Missing from Mr Shafran’s dissertation is the condemnation of this tax fraud and theft.
Many of the posts are asking on Rabbi Shafran that we see form different sources that Chilul Hashem is even where there is no sin involved, so how could Rabbi Shafran say:
“A common misconception about chillul Hashem is that it includes anything that is looked down upon by people. But for something to qualify as chillul Hashem it must first be a sin”
I think what Rabbi Shfaran means is pashut, that of course a Chillul Hashem does not necessarily have to be a straight out sin, he only means that if what you are doing is correct (something praiseworthy, like going to prison before ratting someone out), then that can not possibly be a Chillul Hashem all because people with other outlooks view it negatively.
Emes lamitah shell torah,
Rubashkin committed bank fraud and stole millions which earned him the title hero, rebbe, tzadik and he was and still is lauded by all on VIN. Lo Signoiv is in the Aseres Hadibros. When it comes to mesirah everybody is a frummy, but since Rubashkin gave tzedaka with his stolen money you defended and supported him, and deny his crimes. What a bunch of hypocrites.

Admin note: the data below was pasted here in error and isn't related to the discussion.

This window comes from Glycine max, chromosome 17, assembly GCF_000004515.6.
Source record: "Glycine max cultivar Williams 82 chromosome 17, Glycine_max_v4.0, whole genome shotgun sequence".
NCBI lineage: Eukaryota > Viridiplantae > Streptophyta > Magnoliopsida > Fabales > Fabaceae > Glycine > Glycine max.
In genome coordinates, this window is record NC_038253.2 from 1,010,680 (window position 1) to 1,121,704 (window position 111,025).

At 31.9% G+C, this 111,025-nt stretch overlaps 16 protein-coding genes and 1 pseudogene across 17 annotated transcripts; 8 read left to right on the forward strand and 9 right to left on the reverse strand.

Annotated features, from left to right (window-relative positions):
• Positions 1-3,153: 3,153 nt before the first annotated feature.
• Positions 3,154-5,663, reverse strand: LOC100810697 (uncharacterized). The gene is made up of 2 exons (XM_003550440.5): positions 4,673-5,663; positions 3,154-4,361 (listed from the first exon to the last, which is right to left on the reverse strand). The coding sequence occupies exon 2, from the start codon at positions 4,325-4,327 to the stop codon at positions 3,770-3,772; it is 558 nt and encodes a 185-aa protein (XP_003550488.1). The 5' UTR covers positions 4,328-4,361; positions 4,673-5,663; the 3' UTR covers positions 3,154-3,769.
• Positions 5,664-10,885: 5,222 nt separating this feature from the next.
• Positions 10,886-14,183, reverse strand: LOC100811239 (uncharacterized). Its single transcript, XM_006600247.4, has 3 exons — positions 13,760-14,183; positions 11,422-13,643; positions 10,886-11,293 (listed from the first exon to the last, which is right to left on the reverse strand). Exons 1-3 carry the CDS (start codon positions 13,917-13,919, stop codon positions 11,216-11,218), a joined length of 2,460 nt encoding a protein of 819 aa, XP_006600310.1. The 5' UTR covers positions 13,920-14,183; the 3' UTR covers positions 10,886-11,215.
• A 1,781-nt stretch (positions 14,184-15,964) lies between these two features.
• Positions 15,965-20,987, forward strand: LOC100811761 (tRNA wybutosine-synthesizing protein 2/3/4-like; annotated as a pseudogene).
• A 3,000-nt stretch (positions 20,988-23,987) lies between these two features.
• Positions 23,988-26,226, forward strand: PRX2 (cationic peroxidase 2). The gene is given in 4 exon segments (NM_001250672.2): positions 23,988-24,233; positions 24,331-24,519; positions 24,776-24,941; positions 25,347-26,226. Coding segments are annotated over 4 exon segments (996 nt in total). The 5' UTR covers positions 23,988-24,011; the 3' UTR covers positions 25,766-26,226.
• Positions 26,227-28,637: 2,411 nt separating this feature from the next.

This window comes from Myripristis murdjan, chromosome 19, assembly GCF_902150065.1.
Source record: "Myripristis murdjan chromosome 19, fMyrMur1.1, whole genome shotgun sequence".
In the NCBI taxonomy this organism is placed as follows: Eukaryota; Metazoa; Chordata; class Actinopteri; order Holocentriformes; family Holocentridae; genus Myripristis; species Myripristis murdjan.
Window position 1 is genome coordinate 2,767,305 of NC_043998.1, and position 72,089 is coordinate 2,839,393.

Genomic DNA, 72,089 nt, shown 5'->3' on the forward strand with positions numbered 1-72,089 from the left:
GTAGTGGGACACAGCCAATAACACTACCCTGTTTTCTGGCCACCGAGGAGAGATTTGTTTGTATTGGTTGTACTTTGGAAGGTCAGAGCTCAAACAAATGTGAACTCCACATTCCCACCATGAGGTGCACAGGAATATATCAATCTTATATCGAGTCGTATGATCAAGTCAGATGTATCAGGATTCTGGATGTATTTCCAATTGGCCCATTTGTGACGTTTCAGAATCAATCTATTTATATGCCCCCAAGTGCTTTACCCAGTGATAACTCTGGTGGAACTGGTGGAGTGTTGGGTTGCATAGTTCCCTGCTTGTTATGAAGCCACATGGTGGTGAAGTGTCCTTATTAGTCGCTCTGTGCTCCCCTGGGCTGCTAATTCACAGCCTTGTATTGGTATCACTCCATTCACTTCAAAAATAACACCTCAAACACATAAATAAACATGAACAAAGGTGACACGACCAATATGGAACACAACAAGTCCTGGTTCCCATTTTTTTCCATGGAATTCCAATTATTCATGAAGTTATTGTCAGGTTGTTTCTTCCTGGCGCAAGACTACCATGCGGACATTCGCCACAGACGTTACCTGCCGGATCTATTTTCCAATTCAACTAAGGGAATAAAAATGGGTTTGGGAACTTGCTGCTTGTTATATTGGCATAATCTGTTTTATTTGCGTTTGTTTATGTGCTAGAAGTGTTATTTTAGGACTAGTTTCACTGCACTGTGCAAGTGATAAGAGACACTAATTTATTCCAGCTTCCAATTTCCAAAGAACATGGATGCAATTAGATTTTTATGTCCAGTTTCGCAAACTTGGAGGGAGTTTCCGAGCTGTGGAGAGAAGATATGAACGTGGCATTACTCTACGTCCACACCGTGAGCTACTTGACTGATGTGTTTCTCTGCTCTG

R’ Shafran wrote: “‘tactic’ employed by this man is a common one; the response he received was that a religious conviction is not a tactic…”
It is a conviction AND a tactic. Who would want to rat out their sugar daddies…?